This article is part of our Best Ball Journal series.
Here are five players I consider standout values at their current ADPs in 12-team Best Ball leagues on DRAFT. They are listed in descending ADP order rather than any order of value.
Juju Smith-Schuster, WR, PIT (16.3, 9 to 24)
Everyone loves Juju so I realize I don't have to push hard on this one, but the market is still too cool on him. As much as I wouldn't blame anyone for selecting the likes of Davante Adams (8.5), Michael Thomas (12.5), or Julio Jones (13.7) ahead of Juju, I don't think it makes sense for him to fall to 16.3 in the same market. I don't know how everyone else's projections are looking but to me there isn't a meaningful difference between JSS and the previously mentioned three. In fact, I think he's more likely to finish first of that group than in the relatively distant fourth implied by the market.
Although he won't even turn 23 until late November, Juju already has 169 NFL receptions for 2,343 yards and 14 touchdowns on 245 targets (69.0 percent catch rate, 9.6 YPT). He saw 166 targets last year in a season where Antonio Brown saw 168 targets. Brown is gone, and Ben Roethlisberger led the league with 5,129 passing yards last year. Don't overthink this – Juju is a totally justifiable top-10 pick.
Tyler Boyd, WR, CIN (68.0, 37 to 89)
I'm a big A.J. Green fan and I even have some stubborn faith in John Ross one day breaking out, yet I can't imagine how someone reasons that Boyd should fall into the late sixth round in drafts. It'd be one thing if it were standard scoring instead of 0.5 PPR – I don't exactly expect Andy Dalton to throw 30-plus touchdown passes – but Boyd projects as an eventual 100-catch candidate, and he scored seven times in 14 games last year even with Jeff Driskel starting three of those games.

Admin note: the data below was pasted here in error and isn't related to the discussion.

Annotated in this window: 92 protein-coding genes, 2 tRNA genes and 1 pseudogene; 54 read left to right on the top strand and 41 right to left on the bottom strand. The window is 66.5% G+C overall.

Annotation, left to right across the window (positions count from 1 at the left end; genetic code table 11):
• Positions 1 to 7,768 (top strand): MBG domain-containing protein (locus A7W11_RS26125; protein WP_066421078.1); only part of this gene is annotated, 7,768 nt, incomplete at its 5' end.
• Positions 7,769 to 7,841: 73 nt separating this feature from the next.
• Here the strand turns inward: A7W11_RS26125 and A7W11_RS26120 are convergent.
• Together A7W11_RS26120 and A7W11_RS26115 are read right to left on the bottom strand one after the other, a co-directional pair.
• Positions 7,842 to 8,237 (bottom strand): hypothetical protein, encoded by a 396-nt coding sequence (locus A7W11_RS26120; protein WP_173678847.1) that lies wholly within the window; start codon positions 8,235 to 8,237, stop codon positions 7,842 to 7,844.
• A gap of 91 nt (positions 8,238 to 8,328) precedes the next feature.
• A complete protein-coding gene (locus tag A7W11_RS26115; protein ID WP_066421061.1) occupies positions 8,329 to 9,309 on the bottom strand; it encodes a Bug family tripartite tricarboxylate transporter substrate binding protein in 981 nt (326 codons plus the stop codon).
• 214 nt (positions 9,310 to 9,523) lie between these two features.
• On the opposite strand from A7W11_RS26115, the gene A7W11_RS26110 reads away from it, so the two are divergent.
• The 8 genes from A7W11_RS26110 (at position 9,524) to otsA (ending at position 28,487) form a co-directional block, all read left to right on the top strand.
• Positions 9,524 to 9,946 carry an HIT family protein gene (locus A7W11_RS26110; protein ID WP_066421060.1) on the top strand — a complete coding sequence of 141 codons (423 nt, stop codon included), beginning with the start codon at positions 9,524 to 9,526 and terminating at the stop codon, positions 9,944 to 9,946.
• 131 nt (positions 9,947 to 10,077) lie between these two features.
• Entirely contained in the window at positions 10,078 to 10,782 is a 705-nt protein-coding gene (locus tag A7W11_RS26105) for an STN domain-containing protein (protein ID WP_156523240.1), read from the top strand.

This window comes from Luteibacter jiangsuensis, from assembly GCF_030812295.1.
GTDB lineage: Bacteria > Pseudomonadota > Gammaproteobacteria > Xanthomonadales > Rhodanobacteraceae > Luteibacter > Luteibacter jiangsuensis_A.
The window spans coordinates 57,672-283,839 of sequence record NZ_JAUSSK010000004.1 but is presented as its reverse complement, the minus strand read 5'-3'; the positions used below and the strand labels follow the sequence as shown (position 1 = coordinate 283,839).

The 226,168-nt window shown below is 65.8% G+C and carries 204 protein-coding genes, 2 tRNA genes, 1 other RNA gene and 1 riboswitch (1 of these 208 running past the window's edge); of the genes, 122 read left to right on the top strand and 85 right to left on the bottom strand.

The Bengals threw 542 passes last year – a figure that should go up if Dalton plays 12 or more games – and Green remains a durability concern despite his greatness, with his 31st birthday up in July. There are reasons to think Boyd's production from last year is sustainable even if Green stays healthy, but the prospect of injuries to any of the injury-prone trio of Green, Ross, or tight end Tyler Eifert are additional scenarios that could boost Boyd's projection a bit.
In the eight games that all of Boyd, Green, and Dalton played last year, Boyd totaled 49 receptions for 620 yards and five touchdowns on 66 targets (74.2 percent catch rate, 9.4 YPT). Now 25 and heading into his fourth season, Boyd's trajectory is consistent with his strong prospect profile. His mediocre athletic testing is offset by the fact that he plays primarily in the slot, where route-running technique plays more than raw athleticism, and his profile is otherwise highlighted by strong age-adjusted production at Pittsburgh, where he caught 163 passes for 2,435 yards and 15 touchdowns in his first 26 games.